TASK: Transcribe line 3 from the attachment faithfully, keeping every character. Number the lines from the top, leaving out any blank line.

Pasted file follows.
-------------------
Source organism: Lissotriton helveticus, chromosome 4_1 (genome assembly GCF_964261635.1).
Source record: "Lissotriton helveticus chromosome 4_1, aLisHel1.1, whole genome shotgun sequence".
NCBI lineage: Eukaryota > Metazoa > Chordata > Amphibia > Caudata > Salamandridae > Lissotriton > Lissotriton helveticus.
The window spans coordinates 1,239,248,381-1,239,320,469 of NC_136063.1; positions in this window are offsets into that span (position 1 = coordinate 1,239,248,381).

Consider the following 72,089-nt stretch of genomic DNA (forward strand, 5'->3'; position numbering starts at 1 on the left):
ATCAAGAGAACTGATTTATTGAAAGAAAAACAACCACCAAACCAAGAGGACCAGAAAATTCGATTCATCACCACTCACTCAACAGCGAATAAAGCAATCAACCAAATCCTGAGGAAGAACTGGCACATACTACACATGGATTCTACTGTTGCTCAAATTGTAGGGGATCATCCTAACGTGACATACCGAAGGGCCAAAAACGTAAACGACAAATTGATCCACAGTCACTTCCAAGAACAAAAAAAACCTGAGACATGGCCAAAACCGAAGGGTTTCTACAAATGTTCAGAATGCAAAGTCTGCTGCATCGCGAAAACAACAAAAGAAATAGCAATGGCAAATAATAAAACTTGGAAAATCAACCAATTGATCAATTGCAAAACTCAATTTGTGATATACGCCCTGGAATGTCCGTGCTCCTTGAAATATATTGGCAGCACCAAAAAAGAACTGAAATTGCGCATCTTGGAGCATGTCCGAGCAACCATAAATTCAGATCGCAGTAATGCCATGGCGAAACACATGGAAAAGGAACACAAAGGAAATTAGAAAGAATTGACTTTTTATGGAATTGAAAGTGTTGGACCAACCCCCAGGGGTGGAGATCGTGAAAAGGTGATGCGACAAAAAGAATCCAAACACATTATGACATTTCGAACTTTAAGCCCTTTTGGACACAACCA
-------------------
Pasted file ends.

NCBI lineage: Eukaryota > Metazoa > Chordata > Amphibia > Caudata > Salamandridae > Lissotriton > Lissotriton helveticus.